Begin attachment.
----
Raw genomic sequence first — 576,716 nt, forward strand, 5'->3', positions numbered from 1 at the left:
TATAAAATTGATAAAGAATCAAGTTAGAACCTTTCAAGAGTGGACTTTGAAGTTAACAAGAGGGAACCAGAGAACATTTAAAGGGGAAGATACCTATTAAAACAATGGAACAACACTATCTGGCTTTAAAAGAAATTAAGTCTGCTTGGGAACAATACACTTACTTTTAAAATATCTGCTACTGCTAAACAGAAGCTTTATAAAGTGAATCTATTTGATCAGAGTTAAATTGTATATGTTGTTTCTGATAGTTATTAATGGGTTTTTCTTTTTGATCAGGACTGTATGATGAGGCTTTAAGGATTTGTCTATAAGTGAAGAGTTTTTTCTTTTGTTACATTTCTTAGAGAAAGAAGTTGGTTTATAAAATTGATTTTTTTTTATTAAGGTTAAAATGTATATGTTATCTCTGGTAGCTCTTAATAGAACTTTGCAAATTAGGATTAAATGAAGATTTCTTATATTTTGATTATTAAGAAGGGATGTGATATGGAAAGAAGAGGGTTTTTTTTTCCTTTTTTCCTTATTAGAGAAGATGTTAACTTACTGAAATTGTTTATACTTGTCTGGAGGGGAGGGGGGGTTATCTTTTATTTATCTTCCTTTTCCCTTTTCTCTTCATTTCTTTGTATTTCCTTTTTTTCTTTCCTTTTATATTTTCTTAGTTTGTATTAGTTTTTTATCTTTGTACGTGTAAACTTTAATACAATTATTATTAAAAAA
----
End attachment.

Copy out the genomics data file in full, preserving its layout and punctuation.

Raw genomic sequence first — 576,716 nt, forward strand, 5'->3', positions numbered from 1 at the left:
TATAAAATTGATAAAGAATCAAGTTAGAACCTTTCAAGAGTGGACTTTGAAGTTAACAAGAGGGAACCAGAGAACATTTAAAGGGGAAGATACCTATTAAAACAATGGAACAACACTATCTGGCTTTAAAAGAAATTAAGTCTGCTTGGGAACAATACACTTACTTTTAAAATATCTGCTACTGCTAAACAGAAGCTTTATAAAGTGAATCTATTTGATCAGAGTTAAATTGTATATGTTGTTTCTGATAGTTATTAATGGGTTTTTCTTTTTGATCAGGACTGTATGATGAGGCTTTAAGGATTTGTCTATAAGTGAAGAGTTTTTTCTTTTGTTACATTTCTTAGAGAAAGAAGTTGGTTTATAAAATTGATTTTTTTTTATTAAGGTTAAAATGTATATGTTATCTCTGGTAGCTCTTAATAGAACTTTGCAAATTAGGATTAAATGAAGATTTCTTATATTTTGATTATTAAGAAGGGATGTGATATGGAAAGAAGAGGGTTTTTTTTTCCTTTTTTCCTTATTAGAGAAGATGTTAACTTACTGAAATTGTTTATACTTGTCTGGAGGGGAGGGGGGGTTATCTTTTATTTATCTTCCTTTTCCCTTTTCTCTTCATTTCTTTGTATTTCCTTTTTTTCTTTCCTTTTATATTTTCTTAGTTTGTATTAGTTTTTTATCTTTGTACGTGTAAACTTTAATACAATTATTATTAAAAAA